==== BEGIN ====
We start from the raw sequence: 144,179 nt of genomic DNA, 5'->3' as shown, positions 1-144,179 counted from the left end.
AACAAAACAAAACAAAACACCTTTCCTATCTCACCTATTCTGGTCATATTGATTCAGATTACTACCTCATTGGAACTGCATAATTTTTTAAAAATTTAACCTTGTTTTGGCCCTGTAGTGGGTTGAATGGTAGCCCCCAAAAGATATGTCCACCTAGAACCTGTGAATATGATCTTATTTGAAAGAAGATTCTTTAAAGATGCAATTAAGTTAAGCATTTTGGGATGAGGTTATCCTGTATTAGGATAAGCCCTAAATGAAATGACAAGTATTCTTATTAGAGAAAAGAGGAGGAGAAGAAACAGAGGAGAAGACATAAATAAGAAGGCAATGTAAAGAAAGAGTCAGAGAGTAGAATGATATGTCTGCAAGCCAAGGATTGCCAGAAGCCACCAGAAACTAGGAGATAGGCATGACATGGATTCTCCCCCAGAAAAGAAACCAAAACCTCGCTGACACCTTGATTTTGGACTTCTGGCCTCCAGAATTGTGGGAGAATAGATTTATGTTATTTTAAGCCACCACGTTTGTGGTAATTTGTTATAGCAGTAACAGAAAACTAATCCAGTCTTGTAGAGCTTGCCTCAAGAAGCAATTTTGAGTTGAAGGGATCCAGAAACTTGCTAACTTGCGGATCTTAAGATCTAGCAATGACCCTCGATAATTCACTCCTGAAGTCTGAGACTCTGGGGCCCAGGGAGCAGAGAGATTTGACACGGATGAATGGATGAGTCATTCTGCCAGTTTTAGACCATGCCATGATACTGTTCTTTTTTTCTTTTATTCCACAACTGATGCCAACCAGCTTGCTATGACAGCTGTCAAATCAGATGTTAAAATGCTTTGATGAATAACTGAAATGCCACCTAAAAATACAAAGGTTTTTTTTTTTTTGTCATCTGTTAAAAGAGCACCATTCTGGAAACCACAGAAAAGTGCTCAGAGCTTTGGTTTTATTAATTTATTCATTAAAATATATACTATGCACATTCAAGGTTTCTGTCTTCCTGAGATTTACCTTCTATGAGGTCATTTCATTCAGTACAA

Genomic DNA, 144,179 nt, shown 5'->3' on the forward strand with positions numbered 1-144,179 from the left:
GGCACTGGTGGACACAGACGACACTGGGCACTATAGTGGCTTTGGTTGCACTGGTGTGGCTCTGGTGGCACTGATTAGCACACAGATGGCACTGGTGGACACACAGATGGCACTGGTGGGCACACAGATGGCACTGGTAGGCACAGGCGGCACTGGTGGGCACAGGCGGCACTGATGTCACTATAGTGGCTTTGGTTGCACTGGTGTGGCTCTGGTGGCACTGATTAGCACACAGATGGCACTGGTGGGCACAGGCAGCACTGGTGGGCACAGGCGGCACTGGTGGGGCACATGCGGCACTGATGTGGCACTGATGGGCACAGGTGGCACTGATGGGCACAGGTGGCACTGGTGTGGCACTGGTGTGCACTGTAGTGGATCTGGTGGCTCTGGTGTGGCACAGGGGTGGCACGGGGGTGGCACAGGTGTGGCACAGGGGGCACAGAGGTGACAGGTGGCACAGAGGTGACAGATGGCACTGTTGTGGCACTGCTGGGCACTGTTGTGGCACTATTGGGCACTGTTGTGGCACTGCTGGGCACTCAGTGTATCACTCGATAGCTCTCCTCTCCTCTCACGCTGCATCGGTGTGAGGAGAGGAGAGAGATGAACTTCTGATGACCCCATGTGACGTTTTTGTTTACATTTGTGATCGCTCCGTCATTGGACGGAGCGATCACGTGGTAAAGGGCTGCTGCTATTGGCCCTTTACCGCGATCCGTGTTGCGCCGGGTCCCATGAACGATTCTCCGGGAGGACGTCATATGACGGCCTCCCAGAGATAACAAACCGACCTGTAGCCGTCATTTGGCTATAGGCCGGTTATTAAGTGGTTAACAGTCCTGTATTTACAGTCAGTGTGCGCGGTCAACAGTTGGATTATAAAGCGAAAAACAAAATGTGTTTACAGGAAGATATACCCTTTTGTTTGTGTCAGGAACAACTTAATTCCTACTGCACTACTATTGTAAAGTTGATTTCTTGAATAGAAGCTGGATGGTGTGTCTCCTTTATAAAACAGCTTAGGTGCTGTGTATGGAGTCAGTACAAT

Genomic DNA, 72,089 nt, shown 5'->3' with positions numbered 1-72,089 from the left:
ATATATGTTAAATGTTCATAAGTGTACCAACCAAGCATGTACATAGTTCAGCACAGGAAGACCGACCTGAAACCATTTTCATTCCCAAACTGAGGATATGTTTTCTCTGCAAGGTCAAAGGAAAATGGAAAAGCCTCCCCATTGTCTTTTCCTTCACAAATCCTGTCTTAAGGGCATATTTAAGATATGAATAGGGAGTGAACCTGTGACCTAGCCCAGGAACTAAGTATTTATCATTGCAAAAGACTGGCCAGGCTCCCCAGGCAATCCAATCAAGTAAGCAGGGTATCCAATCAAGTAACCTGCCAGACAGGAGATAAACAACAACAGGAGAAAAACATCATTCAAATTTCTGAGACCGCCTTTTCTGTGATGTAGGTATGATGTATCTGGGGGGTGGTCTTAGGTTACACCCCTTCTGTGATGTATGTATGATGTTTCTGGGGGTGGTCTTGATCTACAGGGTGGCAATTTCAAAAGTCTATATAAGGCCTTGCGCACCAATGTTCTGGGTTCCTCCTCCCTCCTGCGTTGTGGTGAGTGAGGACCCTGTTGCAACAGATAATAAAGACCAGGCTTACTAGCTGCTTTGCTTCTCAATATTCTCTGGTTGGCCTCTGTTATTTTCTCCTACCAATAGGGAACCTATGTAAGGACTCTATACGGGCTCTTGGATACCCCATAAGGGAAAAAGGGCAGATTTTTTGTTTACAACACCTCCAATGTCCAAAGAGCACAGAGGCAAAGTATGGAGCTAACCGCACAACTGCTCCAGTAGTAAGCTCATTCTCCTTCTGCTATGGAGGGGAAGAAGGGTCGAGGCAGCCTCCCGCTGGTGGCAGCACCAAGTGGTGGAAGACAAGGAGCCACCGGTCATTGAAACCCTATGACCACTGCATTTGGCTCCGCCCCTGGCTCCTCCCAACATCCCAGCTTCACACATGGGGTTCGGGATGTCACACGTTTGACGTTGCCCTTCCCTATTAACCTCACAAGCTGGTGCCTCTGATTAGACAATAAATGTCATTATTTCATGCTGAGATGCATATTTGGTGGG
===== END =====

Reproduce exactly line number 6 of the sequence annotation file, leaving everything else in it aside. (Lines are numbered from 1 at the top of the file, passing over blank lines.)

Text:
ATATATGTTAAATGTTCATAAGTGTACCAACCAAGCATGTACATAGTTCAGCACAGGAAGACCGACCTGAAACCATTTTCATTCCCAAACTGAGGATATGTTTTCTCTGCAAGGTCAAAGGAAAATGGAAAAGCCTCCCCATTGTCTTTTCCTTCACAAATCCTGTCTTAAGGGCATATTTAAGATATGAATAGGGAGTGAACCTGTGACCTAGCCCAGGAACTAAGTATTTATCATTGCAAAAGACTGGCCAGGCTCCCCAGGCAATCCAATCAAGTAAGCAGGGTATCCAATCAAGTAACCTGCCAGACAGGAGATAAACAACAACAGGAGAAAAACATCATTCAAATTTCTGAGACCGCCTTTTCTGTGATGTAGGTATGATGTATCTGGGGGGTGGTCTTAGGTTACACCCCTTCTGTGATGTATGTATGATGTTTCTGGGGGTGGTCTTGATCTACAGGGTGGCAATTTCAAAAGTCTATATAAGGCCTTGCGCACCAATGTTCTGGGTTCCTCCTCCCTCCTGCGTTGTGGTGAGTGAGGACCCTGTTGCAACAGATAATAAAGACCAGGCTTACTAGCTGCTTTGCTTCTCAATATTCTCTGGTTGGCCTCTGTTATTTTCTCCTACCAATAGGGAACCTATGTAAGGACTCTATACGGGCTCTTGGATACCCCATAAGGGAAAAAGGGCAGATTTTTTGTTTACAACACCTCCAATGTCCAAAGAGCACAGAGGCAAAGTATGGAGCTAACCGCACAACTGCTCCAGTAGTAAGCTCATTCTCCTTCTGCTATGGAGGGGAAGAAGGGTCGAGGCAGCCTCCCGCTGGTGGCAGCACCAAGTGGTGGAAGACAAGGAGCCACCGGTCATTGAAACCCTATGACCACTGCATTTGGCTCCGCCCCTGGCTCCTCCCAACATCCCAGCTTCACACATGGGGTTCGGGATGTCACACGTTTGACGTTGCCCTTCCCTATTAACCTCACAAGCTGGTGCCTCTGATTAGACAATAAATGTCATTATTTCATGCTGAGATGCATATTTGGTGGG